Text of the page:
the Koch brothers have a new target – and it’s not a Democratic politician

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Actor Zach Galifianakis – the co-star of the upcoming movie The Campaign, which is about a pair of wealthy political donors named the Motch Brothers who bankroll a political campaign for buffoon – drew the ire of the Kochs when he said in a recent New York Daily News interview about the film, “Whether you are on the right or the left, everyone can agree that there are a lot of outside influences in American politics that are not good for the system. There’s just too much money.”

Koch spokesperson Phillip Ellender responded to the comments by saying, “it's laughable to take political guidance or moral instruction from a guy who makes obscene gestures with a monkey on a bus in Bangkok." Ellender was of course referring to Galifianakis’s role in the Hangover 2 movie. Then again, I’d rather take political advice from a movie actor who cavorts with monkeys – than a billionaire duo that doesn’t believe in climate change. Just sayin’.

Thom Hartmann Administrator's picture
Thom Hartmann A...
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Dec. 29, 2009 10:59 am

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I thank God that some people in Hollywood are doing the right thing.

Karolina's picture
Karolina
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Nov. 3, 2011 7:45 pm

The Kochs seem to be a little sensitive. Billions doesn't buy security?

DynoDon
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Jun. 29, 2012 10:24 am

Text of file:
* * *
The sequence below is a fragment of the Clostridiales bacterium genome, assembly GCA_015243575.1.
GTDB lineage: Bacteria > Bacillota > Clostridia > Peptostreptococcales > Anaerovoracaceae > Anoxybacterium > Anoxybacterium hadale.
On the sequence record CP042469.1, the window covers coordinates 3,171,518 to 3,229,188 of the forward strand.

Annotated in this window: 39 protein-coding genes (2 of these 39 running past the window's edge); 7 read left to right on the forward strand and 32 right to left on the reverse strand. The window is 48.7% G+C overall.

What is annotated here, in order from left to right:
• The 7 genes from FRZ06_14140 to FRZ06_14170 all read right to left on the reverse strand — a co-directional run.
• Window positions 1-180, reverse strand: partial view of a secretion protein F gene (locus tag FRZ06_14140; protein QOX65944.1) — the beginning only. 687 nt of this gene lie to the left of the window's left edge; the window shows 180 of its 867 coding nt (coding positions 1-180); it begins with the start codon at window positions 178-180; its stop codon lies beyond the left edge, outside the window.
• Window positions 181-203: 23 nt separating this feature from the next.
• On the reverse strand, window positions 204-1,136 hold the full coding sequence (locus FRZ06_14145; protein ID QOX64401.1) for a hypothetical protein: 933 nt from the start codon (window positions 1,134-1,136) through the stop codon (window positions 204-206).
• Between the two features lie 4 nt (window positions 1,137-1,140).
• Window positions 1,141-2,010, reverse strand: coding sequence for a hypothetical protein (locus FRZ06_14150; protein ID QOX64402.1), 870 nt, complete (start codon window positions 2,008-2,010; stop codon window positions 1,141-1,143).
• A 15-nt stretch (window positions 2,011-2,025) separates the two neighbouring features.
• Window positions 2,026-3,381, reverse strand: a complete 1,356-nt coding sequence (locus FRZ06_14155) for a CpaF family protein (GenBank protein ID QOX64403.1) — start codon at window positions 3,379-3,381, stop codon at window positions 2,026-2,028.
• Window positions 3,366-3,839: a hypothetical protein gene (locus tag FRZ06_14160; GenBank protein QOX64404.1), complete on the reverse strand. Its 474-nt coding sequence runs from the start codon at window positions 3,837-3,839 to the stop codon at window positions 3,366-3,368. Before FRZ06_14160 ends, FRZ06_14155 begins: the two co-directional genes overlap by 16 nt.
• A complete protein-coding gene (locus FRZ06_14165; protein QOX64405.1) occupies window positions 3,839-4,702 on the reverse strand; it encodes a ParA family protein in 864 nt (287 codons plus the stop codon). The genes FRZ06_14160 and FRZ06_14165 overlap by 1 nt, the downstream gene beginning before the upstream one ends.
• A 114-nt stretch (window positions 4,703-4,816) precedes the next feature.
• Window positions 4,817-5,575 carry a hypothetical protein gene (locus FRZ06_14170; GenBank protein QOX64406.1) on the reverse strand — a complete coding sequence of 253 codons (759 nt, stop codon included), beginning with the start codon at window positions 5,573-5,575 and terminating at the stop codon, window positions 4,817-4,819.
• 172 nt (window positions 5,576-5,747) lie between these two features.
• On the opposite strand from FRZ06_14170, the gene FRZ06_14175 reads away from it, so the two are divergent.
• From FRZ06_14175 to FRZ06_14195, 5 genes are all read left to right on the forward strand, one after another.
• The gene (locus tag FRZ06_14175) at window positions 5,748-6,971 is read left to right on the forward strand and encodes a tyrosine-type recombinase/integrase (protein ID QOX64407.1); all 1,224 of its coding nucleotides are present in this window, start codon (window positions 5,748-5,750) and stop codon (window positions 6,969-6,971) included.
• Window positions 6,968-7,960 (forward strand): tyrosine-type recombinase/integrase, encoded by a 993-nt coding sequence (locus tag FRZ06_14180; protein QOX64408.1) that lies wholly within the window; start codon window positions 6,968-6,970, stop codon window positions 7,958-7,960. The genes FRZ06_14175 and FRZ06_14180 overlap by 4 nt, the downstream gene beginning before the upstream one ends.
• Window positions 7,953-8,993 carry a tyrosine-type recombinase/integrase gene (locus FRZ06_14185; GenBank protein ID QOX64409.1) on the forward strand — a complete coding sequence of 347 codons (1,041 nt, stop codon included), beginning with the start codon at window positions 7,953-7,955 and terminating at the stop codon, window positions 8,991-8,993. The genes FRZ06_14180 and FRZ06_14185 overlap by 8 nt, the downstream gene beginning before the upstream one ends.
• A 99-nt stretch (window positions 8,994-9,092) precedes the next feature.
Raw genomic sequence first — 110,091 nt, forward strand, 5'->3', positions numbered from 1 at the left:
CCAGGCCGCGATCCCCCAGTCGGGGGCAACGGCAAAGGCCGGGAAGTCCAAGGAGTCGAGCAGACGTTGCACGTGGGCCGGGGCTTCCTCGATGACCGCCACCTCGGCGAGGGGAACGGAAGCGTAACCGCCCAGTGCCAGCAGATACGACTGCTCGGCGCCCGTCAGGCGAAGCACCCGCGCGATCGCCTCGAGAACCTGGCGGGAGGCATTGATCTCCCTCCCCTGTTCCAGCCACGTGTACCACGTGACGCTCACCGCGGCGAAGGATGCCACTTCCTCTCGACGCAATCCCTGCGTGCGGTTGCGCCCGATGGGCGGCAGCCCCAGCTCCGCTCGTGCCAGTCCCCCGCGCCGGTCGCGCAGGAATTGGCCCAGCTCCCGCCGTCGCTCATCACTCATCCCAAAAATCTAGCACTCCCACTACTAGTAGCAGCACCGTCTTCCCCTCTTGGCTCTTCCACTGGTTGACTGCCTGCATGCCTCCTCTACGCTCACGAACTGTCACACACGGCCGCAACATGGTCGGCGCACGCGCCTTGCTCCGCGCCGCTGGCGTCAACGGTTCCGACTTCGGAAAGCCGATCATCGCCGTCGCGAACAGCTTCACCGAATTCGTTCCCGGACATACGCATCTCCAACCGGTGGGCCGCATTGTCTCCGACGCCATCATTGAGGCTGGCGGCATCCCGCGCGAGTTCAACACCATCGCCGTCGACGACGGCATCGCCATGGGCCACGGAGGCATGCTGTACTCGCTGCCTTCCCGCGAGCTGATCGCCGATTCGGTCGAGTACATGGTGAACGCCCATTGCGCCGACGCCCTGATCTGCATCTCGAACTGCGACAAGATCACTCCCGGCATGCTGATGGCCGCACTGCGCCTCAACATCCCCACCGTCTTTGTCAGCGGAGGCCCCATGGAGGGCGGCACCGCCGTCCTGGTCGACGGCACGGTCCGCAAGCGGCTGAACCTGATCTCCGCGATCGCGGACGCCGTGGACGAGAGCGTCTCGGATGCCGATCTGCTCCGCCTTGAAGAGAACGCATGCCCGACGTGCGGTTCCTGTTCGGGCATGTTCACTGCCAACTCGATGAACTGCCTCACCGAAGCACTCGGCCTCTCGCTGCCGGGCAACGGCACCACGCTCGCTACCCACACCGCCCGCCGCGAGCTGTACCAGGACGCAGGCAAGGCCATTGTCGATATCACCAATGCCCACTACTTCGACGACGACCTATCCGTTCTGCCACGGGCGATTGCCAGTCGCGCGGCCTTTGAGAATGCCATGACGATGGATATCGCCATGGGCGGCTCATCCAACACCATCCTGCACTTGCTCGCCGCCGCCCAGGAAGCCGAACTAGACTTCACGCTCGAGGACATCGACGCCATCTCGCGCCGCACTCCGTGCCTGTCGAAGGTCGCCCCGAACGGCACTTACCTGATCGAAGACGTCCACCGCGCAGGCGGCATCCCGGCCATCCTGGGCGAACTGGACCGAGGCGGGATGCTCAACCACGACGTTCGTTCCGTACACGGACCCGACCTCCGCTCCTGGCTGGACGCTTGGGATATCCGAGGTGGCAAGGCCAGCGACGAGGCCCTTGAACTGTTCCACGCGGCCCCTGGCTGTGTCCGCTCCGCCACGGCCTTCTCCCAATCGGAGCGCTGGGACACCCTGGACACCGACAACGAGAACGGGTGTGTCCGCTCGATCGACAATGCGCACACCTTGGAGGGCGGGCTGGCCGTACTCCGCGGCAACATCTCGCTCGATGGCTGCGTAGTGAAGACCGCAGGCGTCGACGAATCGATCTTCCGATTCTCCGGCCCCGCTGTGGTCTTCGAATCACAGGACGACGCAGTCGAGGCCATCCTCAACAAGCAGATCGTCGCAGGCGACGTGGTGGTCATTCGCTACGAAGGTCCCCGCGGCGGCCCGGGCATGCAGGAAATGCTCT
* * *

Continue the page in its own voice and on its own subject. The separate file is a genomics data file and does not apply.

Koch Brothers Flying Monkey Right Circus:

http://www.youtube.com/watch?v=lmOVURsFGUM

David Koch's Poodle:

http://www.youtube.com/watch?v=3dyzAERiDuM

captbebops's picture
captbebops
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Jul. 31, 2007 4:01 pm

Another one coming at us.

http://2016themovie.com/

A better option

http://www.jillstein.org/

Redwing's picture
Redwing
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Jun. 21, 2012 5:12 am
Quote DynoDon:The Kochs seem to be a little sensitive. Billions doesn't buy security?

Power. Power is more important to them than air to breathe. Clearly.

Karolina's picture
Karolina
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Nov. 3, 2011 7:45 pm

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Our kids are counting on us to reverse austerity.

According to UNICEF, even in the world's richest countires, children remain “the most enduring victims” of the recession. In the last six years, 2.6 million more kids have fallen below the poverty line, and more than half of them live right here in the United States.

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